Authors: Qiu, Chun; Messinger, Paul R.
Publication: Journal of Revenue and Pricing Management, April 2014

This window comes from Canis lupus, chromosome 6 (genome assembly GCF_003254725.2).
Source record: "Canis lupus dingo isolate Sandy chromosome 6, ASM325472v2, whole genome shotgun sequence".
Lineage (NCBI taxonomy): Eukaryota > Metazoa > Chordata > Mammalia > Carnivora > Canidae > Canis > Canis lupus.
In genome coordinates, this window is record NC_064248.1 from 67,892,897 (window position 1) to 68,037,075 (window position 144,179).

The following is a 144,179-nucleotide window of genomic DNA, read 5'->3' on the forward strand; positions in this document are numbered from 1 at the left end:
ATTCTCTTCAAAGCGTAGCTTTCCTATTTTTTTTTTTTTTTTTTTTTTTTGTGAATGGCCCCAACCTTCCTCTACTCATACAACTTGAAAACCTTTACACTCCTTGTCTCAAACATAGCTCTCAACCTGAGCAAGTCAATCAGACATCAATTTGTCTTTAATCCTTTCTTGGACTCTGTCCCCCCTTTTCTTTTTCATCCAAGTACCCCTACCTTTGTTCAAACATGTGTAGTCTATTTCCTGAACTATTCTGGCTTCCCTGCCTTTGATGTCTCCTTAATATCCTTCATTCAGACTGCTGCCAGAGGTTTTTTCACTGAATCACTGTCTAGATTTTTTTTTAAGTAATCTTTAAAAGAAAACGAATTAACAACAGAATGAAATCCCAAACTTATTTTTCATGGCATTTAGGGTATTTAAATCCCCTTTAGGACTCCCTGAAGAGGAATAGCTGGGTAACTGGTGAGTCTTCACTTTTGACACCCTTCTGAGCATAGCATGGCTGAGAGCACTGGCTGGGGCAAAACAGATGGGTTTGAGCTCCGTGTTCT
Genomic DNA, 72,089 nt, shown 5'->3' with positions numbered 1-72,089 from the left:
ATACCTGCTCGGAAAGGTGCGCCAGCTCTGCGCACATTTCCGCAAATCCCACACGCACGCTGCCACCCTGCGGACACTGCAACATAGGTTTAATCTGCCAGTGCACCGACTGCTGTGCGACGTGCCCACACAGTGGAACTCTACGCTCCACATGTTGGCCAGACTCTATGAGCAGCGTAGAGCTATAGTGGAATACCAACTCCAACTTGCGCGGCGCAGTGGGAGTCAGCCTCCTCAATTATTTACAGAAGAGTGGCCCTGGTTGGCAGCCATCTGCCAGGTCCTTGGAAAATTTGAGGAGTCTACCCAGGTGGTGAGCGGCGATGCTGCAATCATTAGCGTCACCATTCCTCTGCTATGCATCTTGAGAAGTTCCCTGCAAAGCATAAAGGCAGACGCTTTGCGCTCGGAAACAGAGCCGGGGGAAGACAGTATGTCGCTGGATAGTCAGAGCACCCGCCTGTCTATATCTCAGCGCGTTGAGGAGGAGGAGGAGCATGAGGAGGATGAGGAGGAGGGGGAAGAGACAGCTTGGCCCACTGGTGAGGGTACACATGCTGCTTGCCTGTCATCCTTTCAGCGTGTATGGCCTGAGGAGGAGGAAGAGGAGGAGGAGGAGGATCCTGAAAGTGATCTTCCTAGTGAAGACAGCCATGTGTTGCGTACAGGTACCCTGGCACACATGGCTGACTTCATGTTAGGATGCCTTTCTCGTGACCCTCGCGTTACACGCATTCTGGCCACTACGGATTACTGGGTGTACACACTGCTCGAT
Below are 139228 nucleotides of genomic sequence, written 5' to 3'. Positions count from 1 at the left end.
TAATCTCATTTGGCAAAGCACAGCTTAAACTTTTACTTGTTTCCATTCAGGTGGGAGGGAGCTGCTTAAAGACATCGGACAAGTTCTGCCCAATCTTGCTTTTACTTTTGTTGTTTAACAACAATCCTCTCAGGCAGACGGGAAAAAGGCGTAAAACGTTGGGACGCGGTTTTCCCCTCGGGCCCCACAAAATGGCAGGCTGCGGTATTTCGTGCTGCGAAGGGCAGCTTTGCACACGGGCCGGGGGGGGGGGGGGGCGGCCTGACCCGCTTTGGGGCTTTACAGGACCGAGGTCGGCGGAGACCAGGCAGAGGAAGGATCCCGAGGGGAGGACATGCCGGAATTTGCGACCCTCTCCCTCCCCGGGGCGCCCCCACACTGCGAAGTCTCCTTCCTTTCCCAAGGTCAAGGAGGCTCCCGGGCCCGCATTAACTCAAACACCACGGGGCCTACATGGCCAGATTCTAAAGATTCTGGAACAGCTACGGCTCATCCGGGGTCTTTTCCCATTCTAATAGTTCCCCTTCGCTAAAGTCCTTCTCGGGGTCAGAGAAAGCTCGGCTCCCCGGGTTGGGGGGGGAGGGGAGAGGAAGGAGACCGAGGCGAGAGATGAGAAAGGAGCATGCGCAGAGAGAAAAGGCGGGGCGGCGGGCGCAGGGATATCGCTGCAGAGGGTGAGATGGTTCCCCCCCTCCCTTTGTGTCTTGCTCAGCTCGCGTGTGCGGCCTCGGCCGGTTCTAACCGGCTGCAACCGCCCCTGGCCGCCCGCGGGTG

The consumption of skill-based products (SBPs), such as musical instruments, sports equipment and photographic equipment, requires consumers to possess requisite skills. Yet, only through product usage can one learn to master such skills, despite the fact that not everyone can succeed in the learning. Hence, some beginners have a low willingness-to-pay for SBPs given that they are concerned with the possible failure of learning. Consequently, the vendor of SBPs faces a dilemma: if the vendor prices too high, it sells only to experts and loses sales to beginners; if the vendor prices too low, this attracts beginners indiscriminately, but forgoes revenue from those beginners who can develop the skill and, hence, are willing to pay more. This study proposes that used-product markets help solve this problem. The vendor can price the new SBPs slightly lower to foster the emergence of a used product market. Beginners then are able to hedge the risk of skill development by either buying a cheaper used SBP on the market or selling their new SBP to partially recoup their expensive outlay. This article shows that the function of such a used-product market increases a vendor's profit in the sale of new SBPs. © 2014 Macmillan Publishers Ltd.